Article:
The Best of the Worst of 'Dancing With the Stars'

On Monday's premiere of "Dancing With the Stars," there were some great performances and some not-so-great ones, but there was no one who was just incredibly, epically awful. Of course, that's no impediment to becoming beloved on the show.

So here's my rundown of the top of the bottom on the dance floor ...

WozandKarinafinals.jpgKenny Mayne: The ESPN anchorman went out in the first week of season 2 (and deservedly so, as he had all the fluid grace of an Old Navy mannequin), but parlayed his brief appearance on the show into many guest spots, including as host of the "DanceCenter" spoof segments, featured on results shows (click here and here for a look).


Tucker Carlson: The political broadcaster and founder of the new "Daily Caller" website "danced" while sitting in a chair and was unsurprisingly eliminated in the first episode of season 3. But, like Mayne, he wasn't afraid to make fun of himself and returned the next season to participate in a skit in which he entered "dance rehab."


Wayne Newton: Mr. Las Vegas had to say not "danke schoen" but "auf Wiedersehen" in the third round of season 5, proving that being a star on the Strip doesn't mean you can shine on the dance floor.


Penn Jillette: The illusionist, skeptic and vocal half of Las Vegas regulars Penn & Teller went out first in season 6, but was very charming about it - and he wasn't alone that year.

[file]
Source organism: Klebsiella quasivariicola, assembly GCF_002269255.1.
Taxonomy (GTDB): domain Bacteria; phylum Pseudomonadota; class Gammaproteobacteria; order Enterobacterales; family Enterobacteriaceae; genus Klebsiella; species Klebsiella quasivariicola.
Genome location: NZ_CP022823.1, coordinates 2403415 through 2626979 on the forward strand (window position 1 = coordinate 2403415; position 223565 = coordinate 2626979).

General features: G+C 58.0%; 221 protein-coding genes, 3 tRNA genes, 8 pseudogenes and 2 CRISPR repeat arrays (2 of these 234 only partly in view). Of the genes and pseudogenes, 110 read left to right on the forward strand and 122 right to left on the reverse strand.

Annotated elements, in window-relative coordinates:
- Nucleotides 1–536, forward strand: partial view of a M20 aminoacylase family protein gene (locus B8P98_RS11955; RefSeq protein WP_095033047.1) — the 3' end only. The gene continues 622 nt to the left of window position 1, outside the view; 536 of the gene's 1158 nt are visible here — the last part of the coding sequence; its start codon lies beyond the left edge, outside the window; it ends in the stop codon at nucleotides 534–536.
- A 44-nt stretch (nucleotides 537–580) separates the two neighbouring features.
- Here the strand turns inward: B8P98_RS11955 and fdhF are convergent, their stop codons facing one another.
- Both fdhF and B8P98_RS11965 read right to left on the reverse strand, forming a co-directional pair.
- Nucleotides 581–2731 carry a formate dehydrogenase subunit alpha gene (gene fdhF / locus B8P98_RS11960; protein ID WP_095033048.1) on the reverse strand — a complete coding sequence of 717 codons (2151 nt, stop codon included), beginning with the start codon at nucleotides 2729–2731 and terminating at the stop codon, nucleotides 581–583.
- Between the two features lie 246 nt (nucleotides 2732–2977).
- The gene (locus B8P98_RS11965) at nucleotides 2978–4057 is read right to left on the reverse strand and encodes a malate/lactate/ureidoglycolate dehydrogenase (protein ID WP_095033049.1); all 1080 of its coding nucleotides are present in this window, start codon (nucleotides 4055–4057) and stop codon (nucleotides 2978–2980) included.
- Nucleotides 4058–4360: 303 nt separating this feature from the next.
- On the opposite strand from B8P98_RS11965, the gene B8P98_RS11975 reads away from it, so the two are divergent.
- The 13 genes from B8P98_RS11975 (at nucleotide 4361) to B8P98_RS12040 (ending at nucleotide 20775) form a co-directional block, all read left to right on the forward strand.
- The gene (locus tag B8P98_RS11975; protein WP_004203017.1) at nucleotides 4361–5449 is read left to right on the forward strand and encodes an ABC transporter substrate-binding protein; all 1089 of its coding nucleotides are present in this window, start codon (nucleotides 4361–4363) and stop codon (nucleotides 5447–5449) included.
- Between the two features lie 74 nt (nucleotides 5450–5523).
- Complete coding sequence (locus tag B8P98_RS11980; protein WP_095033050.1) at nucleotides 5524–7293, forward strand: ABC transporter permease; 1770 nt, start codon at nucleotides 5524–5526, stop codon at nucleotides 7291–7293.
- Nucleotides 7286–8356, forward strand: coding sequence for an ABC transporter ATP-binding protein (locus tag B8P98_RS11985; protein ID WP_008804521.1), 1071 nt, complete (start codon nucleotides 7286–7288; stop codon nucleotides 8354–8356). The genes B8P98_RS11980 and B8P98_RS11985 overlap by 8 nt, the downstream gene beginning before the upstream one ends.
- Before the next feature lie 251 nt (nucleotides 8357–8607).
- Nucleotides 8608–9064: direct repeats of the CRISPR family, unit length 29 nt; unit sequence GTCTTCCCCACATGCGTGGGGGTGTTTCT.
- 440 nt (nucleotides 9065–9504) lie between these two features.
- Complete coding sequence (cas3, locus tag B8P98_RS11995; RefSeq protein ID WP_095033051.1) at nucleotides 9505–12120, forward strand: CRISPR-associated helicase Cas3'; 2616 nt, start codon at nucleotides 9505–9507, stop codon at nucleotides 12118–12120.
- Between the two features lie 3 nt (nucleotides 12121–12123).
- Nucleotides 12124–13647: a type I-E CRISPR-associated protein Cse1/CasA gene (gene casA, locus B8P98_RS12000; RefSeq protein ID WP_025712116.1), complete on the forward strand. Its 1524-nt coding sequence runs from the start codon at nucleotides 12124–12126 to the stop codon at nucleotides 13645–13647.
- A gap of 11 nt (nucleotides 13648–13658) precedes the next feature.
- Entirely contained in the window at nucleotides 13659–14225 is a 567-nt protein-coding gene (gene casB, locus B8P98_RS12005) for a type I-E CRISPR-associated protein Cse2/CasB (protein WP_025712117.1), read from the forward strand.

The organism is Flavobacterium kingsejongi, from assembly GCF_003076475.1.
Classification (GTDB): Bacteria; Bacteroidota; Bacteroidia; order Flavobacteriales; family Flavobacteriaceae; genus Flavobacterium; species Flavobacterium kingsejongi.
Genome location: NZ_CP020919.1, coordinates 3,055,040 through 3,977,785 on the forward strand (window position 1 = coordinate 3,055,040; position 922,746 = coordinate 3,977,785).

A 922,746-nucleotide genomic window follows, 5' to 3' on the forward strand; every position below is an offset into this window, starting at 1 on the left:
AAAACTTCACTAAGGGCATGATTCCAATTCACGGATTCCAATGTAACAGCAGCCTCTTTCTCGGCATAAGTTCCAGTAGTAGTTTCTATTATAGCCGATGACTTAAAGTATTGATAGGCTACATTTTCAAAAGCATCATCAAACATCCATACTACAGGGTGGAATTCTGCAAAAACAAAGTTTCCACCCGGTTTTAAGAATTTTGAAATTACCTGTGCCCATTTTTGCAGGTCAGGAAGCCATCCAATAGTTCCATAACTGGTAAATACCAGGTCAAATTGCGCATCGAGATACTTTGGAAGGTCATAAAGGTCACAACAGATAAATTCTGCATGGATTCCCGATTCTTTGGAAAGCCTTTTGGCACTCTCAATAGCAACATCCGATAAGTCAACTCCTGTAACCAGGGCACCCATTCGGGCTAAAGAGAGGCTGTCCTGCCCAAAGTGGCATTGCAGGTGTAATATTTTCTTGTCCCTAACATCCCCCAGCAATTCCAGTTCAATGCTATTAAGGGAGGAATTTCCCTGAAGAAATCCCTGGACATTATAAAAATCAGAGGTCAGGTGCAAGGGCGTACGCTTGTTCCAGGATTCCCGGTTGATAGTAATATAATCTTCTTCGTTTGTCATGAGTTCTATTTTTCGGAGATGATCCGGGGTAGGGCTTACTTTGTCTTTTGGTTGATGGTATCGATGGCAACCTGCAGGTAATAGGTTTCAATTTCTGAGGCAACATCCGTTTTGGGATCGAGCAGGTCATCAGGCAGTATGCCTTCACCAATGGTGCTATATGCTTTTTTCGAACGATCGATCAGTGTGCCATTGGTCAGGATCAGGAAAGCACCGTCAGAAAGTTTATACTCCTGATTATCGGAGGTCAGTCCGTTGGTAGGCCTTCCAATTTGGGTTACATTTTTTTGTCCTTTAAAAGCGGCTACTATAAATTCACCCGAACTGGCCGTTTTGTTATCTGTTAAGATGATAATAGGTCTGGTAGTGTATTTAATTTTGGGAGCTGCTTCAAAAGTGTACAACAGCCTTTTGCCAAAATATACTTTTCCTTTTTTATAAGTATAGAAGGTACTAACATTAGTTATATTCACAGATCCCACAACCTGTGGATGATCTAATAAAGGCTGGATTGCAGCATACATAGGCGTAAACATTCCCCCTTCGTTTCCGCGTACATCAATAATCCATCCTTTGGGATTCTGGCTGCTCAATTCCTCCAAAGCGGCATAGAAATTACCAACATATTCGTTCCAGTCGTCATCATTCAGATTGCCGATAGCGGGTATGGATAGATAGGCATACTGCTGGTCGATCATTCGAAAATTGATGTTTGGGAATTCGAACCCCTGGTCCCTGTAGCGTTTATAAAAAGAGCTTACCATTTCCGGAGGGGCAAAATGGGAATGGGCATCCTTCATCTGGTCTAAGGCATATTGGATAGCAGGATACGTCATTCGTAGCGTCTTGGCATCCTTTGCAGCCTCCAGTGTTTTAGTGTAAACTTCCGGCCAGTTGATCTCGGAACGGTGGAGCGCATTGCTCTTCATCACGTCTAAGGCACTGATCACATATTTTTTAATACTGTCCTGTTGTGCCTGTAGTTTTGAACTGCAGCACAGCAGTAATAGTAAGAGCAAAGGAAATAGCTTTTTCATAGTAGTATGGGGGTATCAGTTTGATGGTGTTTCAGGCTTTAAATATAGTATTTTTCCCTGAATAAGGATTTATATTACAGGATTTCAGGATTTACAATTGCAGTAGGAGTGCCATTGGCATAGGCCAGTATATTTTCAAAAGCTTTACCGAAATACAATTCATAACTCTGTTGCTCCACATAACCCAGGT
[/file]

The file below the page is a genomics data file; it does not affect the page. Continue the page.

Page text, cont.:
Steve Guttenberg: The actor and "Police Squad" star was almost as bad as Jillette in season 6, but equally good-humored and earnest in his effort, which ended in the third round. And the hits just kept on coming that year.


Adam Carolla: The comedian, TV host and radio personality didn't look as much like the Frankenstein monster as Jillette in season 6, and he did have very snappy lines. He went out fourth.


Cloris Leachman: The octogenarian actress brought complete abandon and an edge of insanity to the dance floor and stayed around until round 6 of season 7, purely on the strength of her wacky personality.


Steve Wozniak (above, with Karina Smirnoff): The Apple co-founder brought zero ability but maximum charisma to his four rounds of season 8, and his performance of "the worm" left a permanent mark on "DWTS" history (and possibly on the psyches of viewers).


Tom DeLay: The "Hammer" of the House of Representatives persevered despite stress fractures in both feet before eventually withdrawing. But he recovered enough to return in the season 9 finale to perform the Texas two-step.